By now, most Americans are probably aware that earlier this week, the New York Post tried to publish a series of stories based on emails and photos allegedly obtained from a laptop dropped off at a computer repair shop owned by a supporter of President Trump. Once the shop owner saw what was on the hard drive, he reportedly got "spooked" and contacted the FBI, which confiscated the hard drive - but not before the repair shop owner made a copy of it.
After the first story hit, Facebook and Twitter stepped up to suppress the story, barring users from sharing the link, and temporarily suspending those - including the president's press secretary - who managed to do so anyway (Twitter even shut down a twitter account associated with the Senate Judiciary Committee after it shared a copy of the story reposted to its website).
During the chaos, a smattering of GOP lawmakers sent letters to Twitter and Facebook demanding and explanation; Sen. Ted Cruz said earlier that he would be happy to subpoena Mark Zuckerberg over what Cruz described as "transparent election interference" by America's largest social media titans. The Judiciary Committeee is already preparing to vote Friday Oct. 23 on whether to subpoena Twitter CEO Jack Dorsey.
Earlier in the week, Jack Dorsey offered a non-apology apology by saying he regretted the breakdown in communication as Twitter moved to suppress the story and punish those sharing it without offering any kind of explanation.
But now that lawmakers are stepping up the pressure, the CEO has returned Friday morning with another more thorough apology, where he acknowledged that the company was "wrong" to 'straight up block the url' or urls associated with the sensitive NY Post stories.
Straight blocking of URLs was wrong, and we updated our policy and enforcement to fix. Our goal is to attempt to add context, and now we have capabilities to do that. https://t.co/ZLUw3YD887— jack (@jack) October 16, 2020
Dorsey retweeted a thread from the company's top legal and policy executive, Vijaya Gadde, outlining the changes. Read the whole thread below.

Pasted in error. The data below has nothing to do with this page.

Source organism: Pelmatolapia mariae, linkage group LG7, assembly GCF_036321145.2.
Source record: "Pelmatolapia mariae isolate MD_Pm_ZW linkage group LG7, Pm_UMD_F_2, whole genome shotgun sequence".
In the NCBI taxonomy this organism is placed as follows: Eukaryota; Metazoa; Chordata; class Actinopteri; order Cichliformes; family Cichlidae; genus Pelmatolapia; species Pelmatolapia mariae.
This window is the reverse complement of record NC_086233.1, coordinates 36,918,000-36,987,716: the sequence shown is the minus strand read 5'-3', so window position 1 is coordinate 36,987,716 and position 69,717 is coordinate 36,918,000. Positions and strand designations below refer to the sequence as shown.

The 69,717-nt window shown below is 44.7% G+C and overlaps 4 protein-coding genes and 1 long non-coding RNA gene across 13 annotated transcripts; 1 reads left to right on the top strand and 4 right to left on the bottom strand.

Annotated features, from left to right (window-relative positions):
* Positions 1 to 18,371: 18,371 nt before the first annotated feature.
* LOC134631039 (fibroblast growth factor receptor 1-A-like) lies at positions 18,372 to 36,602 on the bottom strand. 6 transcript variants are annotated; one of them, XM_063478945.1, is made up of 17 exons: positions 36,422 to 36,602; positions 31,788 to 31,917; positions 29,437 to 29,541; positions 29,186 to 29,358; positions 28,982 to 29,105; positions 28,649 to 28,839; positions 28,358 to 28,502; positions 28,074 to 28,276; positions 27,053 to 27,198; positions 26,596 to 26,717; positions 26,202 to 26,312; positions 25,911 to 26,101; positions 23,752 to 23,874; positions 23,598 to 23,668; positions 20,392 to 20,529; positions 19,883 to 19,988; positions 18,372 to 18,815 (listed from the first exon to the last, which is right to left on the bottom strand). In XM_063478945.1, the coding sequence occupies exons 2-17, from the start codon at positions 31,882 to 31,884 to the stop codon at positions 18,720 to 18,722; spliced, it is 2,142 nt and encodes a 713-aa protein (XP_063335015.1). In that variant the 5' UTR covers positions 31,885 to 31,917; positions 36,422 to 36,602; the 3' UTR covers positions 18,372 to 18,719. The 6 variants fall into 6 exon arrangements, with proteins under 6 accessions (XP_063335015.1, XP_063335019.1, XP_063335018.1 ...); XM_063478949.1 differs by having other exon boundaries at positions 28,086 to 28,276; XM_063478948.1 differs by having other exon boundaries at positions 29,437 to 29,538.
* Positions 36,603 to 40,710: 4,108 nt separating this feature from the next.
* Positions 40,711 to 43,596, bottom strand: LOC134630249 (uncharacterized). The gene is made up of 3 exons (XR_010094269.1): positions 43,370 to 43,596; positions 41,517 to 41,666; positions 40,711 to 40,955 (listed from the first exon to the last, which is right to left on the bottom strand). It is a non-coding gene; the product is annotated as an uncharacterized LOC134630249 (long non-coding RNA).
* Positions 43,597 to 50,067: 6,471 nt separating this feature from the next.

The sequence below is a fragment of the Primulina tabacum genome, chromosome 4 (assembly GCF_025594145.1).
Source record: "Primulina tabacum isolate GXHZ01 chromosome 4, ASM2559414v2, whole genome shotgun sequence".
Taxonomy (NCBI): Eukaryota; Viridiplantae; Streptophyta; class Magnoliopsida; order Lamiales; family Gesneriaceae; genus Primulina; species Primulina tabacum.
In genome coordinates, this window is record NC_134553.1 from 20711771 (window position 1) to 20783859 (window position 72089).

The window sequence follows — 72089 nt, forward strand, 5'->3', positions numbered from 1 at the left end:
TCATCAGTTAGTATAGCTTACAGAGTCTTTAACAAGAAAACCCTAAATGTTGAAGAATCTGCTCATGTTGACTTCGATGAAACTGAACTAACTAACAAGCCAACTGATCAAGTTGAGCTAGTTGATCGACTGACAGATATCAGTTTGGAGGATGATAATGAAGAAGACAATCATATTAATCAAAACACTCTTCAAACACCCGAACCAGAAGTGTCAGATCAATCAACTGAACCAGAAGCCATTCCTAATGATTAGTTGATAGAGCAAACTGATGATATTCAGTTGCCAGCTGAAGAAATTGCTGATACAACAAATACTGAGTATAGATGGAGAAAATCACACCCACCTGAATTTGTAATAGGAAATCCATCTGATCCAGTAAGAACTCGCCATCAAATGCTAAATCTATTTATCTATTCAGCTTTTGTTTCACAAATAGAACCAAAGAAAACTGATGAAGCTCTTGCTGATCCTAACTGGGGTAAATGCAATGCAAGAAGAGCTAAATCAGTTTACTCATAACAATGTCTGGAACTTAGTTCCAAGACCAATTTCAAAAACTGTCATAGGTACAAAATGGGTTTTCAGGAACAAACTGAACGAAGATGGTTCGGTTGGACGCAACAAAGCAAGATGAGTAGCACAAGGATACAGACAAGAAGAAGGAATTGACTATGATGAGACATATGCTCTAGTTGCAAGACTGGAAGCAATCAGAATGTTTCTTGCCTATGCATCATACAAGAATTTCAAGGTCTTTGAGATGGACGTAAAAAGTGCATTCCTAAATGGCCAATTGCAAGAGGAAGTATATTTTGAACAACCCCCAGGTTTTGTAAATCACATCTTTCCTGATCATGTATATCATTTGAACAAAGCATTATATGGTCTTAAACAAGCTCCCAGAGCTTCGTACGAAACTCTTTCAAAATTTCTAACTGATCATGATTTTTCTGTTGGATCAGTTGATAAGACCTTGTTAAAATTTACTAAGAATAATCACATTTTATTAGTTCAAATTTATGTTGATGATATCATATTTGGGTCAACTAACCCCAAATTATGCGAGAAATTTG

Over the last 24 hours, we’ve received significant feedback (from critical to supportive) about how we enforced our Hacked Materials Policy yesterday. After reflecting on this feedback, we have decided to make changes to the policy and how we enforce it.— Vijaya Gadde (@vijaya) October 16, 2020
Most importantly, Gadde said that Twitter will no longer remove hacked content unless the content has been "directly shared by hackers or those acting in concert with them." And said the company will "label Tweets to provide context instead of blocking links from being shared on Twitter."
Here's the full statement (source: @vijaya)
Over the last 24 hours, we’ve received significant feedback (from critical to supportive) about how we enforced our Hacked Materials Policy yesterday. After reflecting on this feedback, we have decided to make changes to the policy and how we enforce it. Why the changes? We want to address the concerns that there could be many unintended consequences to journalists, whistleblowers and others in ways that are contrary to Twitter’s purpose of serving the public conversation.
We put the Hacked Materials Policy in place back in 2018 to discourage and mitigate harms associated with hacks and unauthorized exposure of private information. We tried to find the right balance between people’s privacy and the right of free expression, but we can do better. We’ve recently added new product capabilities, such as labels to provide people with additional context. We are no longer limited to Tweet removal as an enforcement action. We believe that labeling Tweets and empowering people to assess content for themselves better serves the public interest and public conversation. The Hacked Material Policy is being updated to reflect these new enforcement capabilities. So, what’s changing?
1. We will no longer remove hacked content unless it is directly shared by hackers or those acting in concert with them
2. We will label Tweets to provide context instead of blocking links from being shared on Twitter All the other Twitter Rules will still apply to the posting of or linking to hacked materials, such as our rules against posting private information, synthetic and manipulated media, and non-consensual nudity. I’m grateful for everyone who has provided feedback and insights over the past day. Content moderation is incredibly difficult, especially in the critical context of an election. We are trying to act responsibly & quickly to prevent harms, but we’re still learning along the way. We will continue to keep you all updated on our progress and more details as we update our policy pages to reflect these changes in the coming days.
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The mainstream press has continued to insist that the documents reported by the NY Post were "hacked", despite there being zero evidence of this. Earlier theories about the documents and photos being forged were shot down when the Biden Camp left open the possibility that Biden may have briefly met with an executive of Burisma during his time as VP - despite repeatedly insisting that he never discussed business with his son Hunter Biden.
But that won't stop liberals from tearing into Dorsey over the decision as the notion that conservative political speech should be suppressed remains firmly entrenched in mainstream political discourse.